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 Vol. 6, No. 4 

April 2004

Guest Editorial

~ Page 3 ~

Are the Fundamentals
of the Gospel Still Needed?

By Dennis Gulledge

Image The fundamentals of anything have to do with that which is of central importance. The fundamentals are basic and foundational. Even though the Gospel of Christ is "the faith," and as such is "one," it is both fundamental and advanced (Jude 3; 2 Peter 3:16).

There are what we call "fundamental sermons." These lessons are usually based on the basics of Christianity: faith, repentance, baptism, the church, obedience, etc. Any preacher recognizes the fact that when he preaches a fundamental sermon he is trudging familiar ground with many brethren. He knows that he is not dealing with something new to many people (especially among older brethren), but he simply asks you to remember that there once was a time when we did not know these things, due to the lack of opportunity.

It is with great sadness that we realize that many pulpits are all but silent on the fundamentals of the Gospel in these modern days. Why? Do we feel that we have graduated to greater things? Do we think it an inconvenience to retrace our thoughts to those areas of Bible knowledge, hopefully, already explored? Have we convinced ourselves that we are better served with a "feel good about yourself," "love yourself," diet in the pulpit?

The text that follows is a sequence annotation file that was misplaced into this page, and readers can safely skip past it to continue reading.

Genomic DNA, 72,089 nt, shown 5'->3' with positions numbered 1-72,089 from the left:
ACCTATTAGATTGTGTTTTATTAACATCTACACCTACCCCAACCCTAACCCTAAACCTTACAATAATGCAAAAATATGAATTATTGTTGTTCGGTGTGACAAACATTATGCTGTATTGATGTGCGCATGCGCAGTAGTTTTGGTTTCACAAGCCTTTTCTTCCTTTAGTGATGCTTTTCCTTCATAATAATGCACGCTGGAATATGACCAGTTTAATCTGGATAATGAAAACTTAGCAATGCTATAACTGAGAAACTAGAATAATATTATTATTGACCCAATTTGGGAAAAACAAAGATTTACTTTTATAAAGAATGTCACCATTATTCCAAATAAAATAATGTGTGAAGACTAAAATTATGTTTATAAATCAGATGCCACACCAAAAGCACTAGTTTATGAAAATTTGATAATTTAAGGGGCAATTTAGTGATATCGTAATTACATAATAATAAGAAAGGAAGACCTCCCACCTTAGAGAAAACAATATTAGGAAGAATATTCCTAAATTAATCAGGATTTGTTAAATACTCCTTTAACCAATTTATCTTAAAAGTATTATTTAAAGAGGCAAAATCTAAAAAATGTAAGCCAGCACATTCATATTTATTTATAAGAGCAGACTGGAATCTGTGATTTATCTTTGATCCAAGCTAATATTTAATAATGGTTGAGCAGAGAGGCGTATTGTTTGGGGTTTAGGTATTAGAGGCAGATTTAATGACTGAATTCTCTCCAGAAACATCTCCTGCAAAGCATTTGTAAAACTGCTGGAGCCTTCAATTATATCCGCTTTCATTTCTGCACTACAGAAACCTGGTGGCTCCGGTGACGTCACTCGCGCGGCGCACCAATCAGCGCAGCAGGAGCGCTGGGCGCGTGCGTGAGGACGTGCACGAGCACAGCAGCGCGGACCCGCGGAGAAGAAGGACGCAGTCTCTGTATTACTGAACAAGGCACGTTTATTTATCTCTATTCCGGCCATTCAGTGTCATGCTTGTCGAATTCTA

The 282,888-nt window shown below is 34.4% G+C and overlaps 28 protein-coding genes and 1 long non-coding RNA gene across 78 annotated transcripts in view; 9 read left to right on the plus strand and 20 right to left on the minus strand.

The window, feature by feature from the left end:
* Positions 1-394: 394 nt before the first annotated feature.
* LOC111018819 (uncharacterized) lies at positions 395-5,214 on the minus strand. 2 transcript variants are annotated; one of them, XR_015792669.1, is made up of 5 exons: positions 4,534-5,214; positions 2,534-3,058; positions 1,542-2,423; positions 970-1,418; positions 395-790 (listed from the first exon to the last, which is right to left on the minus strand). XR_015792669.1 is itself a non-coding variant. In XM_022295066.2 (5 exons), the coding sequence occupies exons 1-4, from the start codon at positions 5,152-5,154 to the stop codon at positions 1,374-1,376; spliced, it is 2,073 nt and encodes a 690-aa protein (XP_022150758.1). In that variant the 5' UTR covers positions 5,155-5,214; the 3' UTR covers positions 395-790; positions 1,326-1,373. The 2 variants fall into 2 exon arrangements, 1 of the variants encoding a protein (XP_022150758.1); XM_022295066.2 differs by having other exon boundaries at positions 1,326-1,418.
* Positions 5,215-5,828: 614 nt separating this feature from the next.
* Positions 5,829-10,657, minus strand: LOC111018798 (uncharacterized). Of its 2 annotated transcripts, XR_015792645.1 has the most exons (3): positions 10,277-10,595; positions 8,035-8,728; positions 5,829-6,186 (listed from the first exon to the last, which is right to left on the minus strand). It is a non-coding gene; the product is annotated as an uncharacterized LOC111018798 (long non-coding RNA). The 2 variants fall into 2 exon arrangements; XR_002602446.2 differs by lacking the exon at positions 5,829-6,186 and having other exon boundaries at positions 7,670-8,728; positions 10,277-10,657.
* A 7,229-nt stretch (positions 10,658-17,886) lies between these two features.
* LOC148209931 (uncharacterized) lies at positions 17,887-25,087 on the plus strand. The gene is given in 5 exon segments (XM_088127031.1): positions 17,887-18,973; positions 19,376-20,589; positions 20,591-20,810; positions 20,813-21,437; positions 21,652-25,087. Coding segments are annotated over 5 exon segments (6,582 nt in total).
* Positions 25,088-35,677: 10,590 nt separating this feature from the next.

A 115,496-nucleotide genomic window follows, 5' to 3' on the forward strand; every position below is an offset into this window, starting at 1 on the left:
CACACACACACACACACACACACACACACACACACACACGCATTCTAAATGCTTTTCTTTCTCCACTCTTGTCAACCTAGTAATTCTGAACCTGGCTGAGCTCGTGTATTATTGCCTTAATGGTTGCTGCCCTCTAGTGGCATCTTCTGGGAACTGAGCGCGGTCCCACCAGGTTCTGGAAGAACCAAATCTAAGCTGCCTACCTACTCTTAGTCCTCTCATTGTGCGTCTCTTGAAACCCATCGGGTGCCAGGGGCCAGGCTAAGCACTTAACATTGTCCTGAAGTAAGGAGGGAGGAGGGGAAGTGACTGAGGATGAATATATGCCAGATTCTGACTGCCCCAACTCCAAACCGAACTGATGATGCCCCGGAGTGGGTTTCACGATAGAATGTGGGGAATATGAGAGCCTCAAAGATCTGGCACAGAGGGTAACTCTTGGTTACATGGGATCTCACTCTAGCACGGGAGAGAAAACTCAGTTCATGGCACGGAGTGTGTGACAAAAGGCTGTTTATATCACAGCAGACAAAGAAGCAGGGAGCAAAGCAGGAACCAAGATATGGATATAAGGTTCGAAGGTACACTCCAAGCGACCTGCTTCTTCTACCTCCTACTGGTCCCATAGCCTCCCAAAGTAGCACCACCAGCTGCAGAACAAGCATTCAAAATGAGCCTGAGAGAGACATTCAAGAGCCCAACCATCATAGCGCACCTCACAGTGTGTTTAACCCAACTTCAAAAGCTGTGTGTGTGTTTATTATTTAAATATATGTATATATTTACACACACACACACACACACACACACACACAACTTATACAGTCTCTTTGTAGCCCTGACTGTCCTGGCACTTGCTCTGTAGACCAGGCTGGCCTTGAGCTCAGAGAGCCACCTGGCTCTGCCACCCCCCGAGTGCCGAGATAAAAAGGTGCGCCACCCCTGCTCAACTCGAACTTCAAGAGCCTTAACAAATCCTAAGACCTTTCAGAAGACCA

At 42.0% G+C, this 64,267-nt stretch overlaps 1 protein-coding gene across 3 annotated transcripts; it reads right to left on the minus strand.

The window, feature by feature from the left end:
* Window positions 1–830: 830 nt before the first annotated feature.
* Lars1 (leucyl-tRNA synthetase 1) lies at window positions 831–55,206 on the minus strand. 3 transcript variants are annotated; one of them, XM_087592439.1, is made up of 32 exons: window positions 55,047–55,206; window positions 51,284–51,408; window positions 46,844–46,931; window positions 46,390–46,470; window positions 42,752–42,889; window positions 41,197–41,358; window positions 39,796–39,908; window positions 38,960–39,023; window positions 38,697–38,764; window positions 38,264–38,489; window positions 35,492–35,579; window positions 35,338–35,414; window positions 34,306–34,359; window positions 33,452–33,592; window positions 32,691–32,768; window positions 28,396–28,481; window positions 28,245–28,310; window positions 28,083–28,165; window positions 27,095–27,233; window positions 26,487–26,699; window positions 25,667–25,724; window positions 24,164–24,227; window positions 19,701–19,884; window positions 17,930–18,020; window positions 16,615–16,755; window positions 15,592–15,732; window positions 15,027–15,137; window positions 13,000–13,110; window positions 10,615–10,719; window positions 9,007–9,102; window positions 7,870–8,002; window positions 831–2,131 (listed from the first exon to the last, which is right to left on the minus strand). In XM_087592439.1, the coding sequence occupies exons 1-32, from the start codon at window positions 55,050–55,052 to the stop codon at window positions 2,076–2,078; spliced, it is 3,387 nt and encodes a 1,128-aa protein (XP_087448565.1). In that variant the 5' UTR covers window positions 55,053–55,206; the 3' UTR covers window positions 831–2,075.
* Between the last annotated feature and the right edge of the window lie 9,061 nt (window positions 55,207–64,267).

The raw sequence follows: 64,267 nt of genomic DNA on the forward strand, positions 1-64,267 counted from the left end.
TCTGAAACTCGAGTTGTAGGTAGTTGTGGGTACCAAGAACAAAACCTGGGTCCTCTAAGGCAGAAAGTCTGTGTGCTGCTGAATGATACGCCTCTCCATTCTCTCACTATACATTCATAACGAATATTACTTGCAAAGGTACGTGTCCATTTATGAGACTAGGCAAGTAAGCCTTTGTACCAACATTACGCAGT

I have never read a better defense of the need for preaching of the Gospel fundamentals than that which N.B. Hardeman included in the preface to volume one of his Tabernacle Sermons. In the language of another author he said, "I fear that some are drifting away from the old landmarks that so clearly characterized the restoration movement in its earlier days. Some of the old themes that used to be handled with telling effect by the pioneers are now seldom preached from some pulpits. It is, however, a noticeable fact that when first principles are shunned, evangelistic results are correspondingly meager. The men who are eminently successful in bringing souls to Christ are the men who preach a full gospel. Its facts, commands, and promises are all declared. Show me the man who eliminates first principles from his preaching, and I will show you one who has eliminated the baptistery from his church, so far as it is of any practical service -- nay, I will show you a man who is in doubt as to whether the disciples...have any distinctive message for the world."

That statement was taken by brother Hardeman and applied to his day in 1922. We can still apply it to our day, with only slight revision. Whereas some pulpits were void of the fundamentals then, now many are void of such. And it is amazingly prophetic that those who have abandoned first principles are correspondingly in doubt as to whether we have a distinctive message for the world. The Lord's church has always had a distinctive message for the world. The fundamentals never fail to make that distinction clear.Image

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